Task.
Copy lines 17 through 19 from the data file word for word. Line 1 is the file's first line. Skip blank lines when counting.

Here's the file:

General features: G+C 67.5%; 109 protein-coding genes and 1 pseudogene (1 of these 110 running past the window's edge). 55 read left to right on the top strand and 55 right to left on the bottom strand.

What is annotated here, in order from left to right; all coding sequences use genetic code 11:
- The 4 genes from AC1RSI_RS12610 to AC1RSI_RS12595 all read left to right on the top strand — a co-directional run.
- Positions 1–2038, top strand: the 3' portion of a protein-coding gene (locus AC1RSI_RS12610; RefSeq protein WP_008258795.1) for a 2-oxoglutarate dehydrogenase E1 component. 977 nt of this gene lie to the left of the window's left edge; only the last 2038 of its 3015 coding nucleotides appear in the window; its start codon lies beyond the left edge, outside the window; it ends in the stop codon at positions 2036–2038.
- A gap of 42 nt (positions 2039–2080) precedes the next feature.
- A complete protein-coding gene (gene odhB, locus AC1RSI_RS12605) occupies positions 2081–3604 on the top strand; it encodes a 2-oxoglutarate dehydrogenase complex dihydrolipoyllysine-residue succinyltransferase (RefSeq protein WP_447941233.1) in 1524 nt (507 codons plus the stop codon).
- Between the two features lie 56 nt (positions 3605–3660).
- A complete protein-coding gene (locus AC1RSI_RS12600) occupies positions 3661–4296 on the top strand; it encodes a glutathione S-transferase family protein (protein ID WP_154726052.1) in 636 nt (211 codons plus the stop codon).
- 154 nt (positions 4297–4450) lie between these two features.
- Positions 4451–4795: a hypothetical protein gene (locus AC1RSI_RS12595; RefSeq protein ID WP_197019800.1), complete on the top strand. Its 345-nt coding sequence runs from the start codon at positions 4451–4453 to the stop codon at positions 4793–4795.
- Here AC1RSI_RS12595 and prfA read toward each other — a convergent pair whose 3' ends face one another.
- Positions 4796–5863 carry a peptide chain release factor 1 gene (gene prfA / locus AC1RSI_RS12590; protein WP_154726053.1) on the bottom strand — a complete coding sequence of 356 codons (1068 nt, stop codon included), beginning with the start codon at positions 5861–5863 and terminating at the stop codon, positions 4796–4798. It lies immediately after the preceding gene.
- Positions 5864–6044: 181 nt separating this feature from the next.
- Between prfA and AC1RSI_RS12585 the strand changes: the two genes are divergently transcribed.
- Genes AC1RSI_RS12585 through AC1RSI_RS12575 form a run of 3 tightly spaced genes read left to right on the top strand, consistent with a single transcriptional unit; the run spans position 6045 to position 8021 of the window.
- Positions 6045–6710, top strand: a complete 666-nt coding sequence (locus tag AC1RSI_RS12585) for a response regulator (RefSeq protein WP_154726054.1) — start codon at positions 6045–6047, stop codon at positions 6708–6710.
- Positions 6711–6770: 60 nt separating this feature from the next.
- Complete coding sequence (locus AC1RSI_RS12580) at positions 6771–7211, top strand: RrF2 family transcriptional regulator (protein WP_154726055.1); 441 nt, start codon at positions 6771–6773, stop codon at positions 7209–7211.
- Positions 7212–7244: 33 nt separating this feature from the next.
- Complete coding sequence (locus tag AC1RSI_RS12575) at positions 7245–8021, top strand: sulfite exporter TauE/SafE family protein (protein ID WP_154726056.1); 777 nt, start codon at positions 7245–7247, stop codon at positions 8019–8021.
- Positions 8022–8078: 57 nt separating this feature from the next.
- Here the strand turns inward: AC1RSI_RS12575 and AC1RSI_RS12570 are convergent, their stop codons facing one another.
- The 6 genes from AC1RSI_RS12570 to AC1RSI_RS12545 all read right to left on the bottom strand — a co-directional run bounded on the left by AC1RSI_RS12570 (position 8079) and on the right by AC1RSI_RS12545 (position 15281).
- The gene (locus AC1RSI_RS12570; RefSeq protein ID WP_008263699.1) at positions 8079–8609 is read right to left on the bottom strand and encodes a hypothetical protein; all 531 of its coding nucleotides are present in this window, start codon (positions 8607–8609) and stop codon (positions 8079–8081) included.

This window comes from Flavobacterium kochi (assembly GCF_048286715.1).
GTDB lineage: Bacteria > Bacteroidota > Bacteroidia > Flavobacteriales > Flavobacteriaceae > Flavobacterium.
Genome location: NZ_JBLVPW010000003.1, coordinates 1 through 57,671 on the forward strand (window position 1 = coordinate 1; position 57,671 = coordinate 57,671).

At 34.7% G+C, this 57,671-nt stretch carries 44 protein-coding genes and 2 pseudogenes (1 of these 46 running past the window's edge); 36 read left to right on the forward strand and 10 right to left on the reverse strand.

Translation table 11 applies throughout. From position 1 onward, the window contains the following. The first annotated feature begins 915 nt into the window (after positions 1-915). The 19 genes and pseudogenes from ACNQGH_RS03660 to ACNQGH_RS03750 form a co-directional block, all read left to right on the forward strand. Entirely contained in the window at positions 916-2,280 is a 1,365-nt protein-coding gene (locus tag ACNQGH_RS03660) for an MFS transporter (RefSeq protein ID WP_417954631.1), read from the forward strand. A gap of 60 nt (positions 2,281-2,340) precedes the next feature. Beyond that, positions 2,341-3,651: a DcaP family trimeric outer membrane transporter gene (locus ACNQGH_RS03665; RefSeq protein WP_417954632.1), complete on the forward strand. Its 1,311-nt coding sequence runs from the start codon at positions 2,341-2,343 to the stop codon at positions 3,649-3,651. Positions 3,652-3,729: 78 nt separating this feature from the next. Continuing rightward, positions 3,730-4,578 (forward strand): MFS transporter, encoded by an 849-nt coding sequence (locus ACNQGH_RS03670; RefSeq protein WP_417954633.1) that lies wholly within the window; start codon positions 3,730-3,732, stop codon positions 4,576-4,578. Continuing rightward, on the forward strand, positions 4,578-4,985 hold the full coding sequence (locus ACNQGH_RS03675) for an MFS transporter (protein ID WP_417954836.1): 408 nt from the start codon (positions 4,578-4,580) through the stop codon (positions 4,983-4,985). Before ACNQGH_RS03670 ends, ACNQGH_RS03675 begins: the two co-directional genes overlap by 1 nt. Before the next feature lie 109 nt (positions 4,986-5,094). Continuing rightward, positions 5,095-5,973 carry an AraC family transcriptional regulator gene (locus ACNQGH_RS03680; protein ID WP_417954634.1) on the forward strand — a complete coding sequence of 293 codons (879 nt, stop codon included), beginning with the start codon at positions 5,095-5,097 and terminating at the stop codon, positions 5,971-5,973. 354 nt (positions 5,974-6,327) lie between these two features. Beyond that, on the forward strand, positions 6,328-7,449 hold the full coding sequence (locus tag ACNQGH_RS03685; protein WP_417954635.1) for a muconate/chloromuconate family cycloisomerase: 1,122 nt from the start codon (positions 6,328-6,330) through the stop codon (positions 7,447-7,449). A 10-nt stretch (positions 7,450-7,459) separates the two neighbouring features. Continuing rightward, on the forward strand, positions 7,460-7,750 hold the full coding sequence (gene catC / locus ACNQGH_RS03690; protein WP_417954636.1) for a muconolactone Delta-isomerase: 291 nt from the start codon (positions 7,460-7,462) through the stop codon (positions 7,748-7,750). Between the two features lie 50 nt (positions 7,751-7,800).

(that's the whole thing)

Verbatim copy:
- Positions 6711–6770: 60 nt separating this feature from the next.
- Complete coding sequence (locus AC1RSI_RS12580) at positions 6771–7211, top strand: RrF2 family transcriptional regulator (protein WP_154726055.1); 441 nt, start codon at positions 6771–6773, stop codon at positions 7209–7211.
- Positions 7212–7244: 33 nt separating this feature from the next.